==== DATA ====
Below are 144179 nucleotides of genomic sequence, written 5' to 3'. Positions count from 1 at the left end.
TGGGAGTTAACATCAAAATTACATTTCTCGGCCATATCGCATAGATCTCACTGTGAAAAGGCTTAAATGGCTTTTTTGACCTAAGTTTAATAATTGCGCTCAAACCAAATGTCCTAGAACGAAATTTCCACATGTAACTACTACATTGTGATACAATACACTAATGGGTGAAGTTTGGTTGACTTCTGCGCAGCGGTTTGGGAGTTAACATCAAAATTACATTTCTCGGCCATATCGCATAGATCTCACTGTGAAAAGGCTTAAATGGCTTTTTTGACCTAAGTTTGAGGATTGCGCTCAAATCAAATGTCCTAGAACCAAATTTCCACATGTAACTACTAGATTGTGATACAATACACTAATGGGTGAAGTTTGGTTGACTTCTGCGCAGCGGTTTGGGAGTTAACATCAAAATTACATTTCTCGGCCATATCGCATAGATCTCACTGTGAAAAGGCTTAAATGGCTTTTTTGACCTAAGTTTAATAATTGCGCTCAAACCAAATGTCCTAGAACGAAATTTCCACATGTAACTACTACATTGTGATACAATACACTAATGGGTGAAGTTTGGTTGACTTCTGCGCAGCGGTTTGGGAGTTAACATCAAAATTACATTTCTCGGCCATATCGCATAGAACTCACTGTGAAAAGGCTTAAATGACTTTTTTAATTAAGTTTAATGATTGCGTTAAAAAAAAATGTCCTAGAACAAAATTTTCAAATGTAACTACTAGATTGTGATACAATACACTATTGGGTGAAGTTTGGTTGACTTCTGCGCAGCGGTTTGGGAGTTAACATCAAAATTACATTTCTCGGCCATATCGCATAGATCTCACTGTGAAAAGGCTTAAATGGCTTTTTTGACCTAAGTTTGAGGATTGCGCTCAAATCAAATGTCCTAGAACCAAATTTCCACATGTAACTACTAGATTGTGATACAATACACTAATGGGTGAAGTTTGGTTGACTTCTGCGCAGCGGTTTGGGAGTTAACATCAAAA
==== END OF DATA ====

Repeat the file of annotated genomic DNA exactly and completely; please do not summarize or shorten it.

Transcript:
Below are 144179 nucleotides of genomic sequence, written 5' to 3'. Positions count from 1 at the left end.
TGGGAGTTAACATCAAAATTACATTTCTCGGCCATATCGCATAGATCTCACTGTGAAAAGGCTTAAATGGCTTTTTTGACCTAAGTTTAATAATTGCGCTCAAACCAAATGTCCTAGAACGAAATTTCCACATGTAACTACTACATTGTGATACAATACACTAATGGGTGAAGTTTGGTTGACTTCTGCGCAGCGGTTTGGGAGTTAACATCAAAATTACATTTCTCGGCCATATCGCATAGATCTCACTGTGAAAAGGCTTAAATGGCTTTTTTGACCTAAGTTTGAGGATTGCGCTCAAATCAAATGTCCTAGAACCAAATTTCCACATGTAACTACTAGATTGTGATACAATACACTAATGGGTGAAGTTTGGTTGACTTCTGCGCAGCGGTTTGGGAGTTAACATCAAAATTACATTTCTCGGCCATATCGCATAGATCTCACTGTGAAAAGGCTTAAATGGCTTTTTTGACCTAAGTTTAATAATTGCGCTCAAACCAAATGTCCTAGAACGAAATTTCCACATGTAACTACTACATTGTGATACAATACACTAATGGGTGAAGTTTGGTTGACTTCTGCGCAGCGGTTTGGGAGTTAACATCAAAATTACATTTCTCGGCCATATCGCATAGAACTCACTGTGAAAAGGCTTAAATGACTTTTTTAATTAAGTTTAATGATTGCGTTAAAAAAAAATGTCCTAGAACAAAATTTTCAAATGTAACTACTAGATTGTGATACAATACACTATTGGGTGAAGTTTGGTTGACTTCTGCGCAGCGGTTTGGGAGTTAACATCAAAATTACATTTCTCGGCCATATCGCATAGATCTCACTGTGAAAAGGCTTAAATGGCTTTTTTGACCTAAGTTTGAGGATTGCGCTCAAATCAAATGTCCTAGAACCAAATTTCCACATGTAACTACTAGATTGTGATACAATACACTAATGGGTGAAGTTTGGTTGACTTCTGCGCAGCGGTTTGGGAGTTAACATCAAAA